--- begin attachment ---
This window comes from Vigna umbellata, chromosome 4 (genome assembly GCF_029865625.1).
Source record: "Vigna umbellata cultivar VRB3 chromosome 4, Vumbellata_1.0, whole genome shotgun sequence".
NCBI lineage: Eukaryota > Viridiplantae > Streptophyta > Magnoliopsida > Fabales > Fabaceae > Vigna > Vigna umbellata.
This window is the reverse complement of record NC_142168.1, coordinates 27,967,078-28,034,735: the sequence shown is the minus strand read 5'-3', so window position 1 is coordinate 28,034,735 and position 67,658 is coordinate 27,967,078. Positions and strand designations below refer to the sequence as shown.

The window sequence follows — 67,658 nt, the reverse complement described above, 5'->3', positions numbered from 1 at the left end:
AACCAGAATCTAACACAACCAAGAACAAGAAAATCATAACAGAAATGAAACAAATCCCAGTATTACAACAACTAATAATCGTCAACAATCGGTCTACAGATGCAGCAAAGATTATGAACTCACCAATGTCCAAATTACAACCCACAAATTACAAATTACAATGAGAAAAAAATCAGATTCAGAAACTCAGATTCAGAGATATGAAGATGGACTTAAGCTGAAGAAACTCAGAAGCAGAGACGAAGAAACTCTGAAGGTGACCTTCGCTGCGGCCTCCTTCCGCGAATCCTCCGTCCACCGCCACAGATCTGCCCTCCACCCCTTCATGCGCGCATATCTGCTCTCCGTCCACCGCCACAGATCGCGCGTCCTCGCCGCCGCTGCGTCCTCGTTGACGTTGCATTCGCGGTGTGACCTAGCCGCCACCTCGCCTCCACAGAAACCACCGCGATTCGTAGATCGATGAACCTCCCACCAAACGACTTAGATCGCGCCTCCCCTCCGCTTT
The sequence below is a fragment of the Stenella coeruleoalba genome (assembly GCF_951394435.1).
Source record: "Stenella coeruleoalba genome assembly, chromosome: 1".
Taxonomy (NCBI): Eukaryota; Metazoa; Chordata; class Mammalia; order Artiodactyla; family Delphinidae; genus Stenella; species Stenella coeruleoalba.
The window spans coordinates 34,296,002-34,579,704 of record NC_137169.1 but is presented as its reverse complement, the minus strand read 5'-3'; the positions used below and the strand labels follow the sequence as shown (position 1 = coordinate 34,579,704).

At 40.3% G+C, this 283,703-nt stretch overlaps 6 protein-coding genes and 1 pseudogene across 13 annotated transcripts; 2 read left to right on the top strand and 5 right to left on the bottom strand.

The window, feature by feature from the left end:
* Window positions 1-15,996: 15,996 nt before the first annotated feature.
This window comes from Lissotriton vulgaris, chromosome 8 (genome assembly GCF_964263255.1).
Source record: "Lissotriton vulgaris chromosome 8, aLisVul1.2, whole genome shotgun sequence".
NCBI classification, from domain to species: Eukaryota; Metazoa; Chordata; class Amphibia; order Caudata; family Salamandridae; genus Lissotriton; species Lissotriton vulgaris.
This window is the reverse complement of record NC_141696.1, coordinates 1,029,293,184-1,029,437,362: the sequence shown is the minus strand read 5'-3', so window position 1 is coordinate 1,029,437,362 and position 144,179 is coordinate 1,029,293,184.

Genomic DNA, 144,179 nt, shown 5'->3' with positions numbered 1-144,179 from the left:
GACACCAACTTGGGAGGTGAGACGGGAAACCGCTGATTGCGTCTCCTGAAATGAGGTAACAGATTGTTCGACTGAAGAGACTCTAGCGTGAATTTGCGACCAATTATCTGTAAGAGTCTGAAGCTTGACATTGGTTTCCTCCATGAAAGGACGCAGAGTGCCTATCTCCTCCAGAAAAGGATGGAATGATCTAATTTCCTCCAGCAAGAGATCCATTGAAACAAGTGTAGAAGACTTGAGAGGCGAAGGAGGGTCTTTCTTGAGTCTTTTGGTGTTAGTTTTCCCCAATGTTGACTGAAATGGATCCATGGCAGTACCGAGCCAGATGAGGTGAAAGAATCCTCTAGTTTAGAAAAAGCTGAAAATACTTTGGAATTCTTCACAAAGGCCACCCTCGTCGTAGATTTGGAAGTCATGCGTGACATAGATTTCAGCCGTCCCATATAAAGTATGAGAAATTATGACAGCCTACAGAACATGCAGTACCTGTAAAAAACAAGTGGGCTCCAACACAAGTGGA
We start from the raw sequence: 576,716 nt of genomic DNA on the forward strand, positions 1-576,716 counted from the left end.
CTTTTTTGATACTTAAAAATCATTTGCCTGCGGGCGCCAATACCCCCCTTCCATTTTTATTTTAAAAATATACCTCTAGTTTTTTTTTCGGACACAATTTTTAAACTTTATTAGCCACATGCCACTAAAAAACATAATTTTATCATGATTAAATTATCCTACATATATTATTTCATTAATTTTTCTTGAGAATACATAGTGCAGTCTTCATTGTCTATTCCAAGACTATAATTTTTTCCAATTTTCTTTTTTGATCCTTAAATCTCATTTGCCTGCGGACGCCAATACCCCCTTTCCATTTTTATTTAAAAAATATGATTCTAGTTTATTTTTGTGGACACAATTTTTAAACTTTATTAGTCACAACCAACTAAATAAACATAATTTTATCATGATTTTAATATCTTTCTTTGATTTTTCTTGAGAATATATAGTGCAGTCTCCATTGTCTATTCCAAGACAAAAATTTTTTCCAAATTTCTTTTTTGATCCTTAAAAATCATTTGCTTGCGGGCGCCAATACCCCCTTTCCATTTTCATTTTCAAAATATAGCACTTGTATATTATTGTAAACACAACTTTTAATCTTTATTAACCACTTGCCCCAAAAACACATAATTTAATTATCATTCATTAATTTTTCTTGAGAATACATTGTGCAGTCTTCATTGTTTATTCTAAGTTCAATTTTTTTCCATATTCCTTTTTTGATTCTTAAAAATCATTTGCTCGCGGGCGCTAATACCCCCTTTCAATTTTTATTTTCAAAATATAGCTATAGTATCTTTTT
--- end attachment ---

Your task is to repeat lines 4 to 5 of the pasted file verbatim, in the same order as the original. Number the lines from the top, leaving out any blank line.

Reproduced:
This window is the reverse complement of record NC_142168.1, coordinates 27,967,078-28,034,735: the sequence shown is the minus strand read 5'-3', so window position 1 is coordinate 28,034,735 and position 67,658 is coordinate 27,967,078. Positions and strand designations below refer to the sequence as shown.

The window sequence follows — 67,658 nt, the reverse complement described above, 5'->3', positions numbered from 1 at the left end: